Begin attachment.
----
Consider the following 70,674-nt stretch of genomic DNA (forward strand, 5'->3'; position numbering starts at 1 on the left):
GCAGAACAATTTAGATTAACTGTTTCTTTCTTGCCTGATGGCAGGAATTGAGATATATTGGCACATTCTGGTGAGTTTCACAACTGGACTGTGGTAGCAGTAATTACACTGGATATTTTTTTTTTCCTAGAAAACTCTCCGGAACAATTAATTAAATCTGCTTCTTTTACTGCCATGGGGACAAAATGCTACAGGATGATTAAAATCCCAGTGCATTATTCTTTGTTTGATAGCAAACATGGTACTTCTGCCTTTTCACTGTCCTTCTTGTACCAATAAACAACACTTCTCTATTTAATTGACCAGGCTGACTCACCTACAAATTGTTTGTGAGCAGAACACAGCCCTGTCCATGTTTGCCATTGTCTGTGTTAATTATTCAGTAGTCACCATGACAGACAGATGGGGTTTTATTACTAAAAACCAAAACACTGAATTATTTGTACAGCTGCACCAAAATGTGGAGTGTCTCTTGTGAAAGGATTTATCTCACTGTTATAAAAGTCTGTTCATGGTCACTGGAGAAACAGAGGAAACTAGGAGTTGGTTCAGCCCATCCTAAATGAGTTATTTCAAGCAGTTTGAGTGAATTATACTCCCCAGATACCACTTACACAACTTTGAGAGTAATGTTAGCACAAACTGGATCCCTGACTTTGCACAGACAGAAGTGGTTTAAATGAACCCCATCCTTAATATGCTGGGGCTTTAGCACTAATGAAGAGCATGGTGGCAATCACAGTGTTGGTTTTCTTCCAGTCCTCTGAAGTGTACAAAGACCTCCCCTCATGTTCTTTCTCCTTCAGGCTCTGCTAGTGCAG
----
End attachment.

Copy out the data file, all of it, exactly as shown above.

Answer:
Consider the following 70,674-nt stretch of genomic DNA (forward strand, 5'->3'; position numbering starts at 1 on the left):
GCAGAACAATTTAGATTAACTGTTTCTTTCTTGCCTGATGGCAGGAATTGAGATATATTGGCACATTCTGGTGAGTTTCACAACTGGACTGTGGTAGCAGTAATTACACTGGATATTTTTTTTTTCCTAGAAAACTCTCCGGAACAATTAATTAAATCTGCTTCTTTTACTGCCATGGGGACAAAATGCTACAGGATGATTAAAATCCCAGTGCATTATTCTTTGTTTGATAGCAAACATGGTACTTCTGCCTTTTCACTGTCCTTCTTGTACCAATAAACAACACTTCTCTATTTAATTGACCAGGCTGACTCACCTACAAATTGTTTGTGAGCAGAACACAGCCCTGTCCATGTTTGCCATTGTCTGTGTTAATTATTCAGTAGTCACCATGACAGACAGATGGGGTTTTATTACTAAAAACCAAAACACTGAATTATTTGTACAGCTGCACCAAAATGTGGAGTGTCTCTTGTGAAAGGATTTATCTCACTGTTATAAAAGTCTGTTCATGGTCACTGGAGAAACAGAGGAAACTAGGAGTTGGTTCAGCCCATCCTAAATGAGTTATTTCAAGCAGTTTGAGTGAATTATACTCCCCAGATACCACTTACACAACTTTGAGAGTAATGTTAGCACAAACTGGATCCCTGACTTTGCACAGACAGAAGTGGTTTAAATGAACCCCATCCTTAATATGCTGGGGCTTTAGCACTAATGAAGAGCATGGTGGCAATCACAGTGTTGGTTTTCTTCCAGTCCTCTGAAGTGTACAAAGACCTCCCCTCATGTTCTTTCTCCTTCAGGCTCTGCTAGTGCAG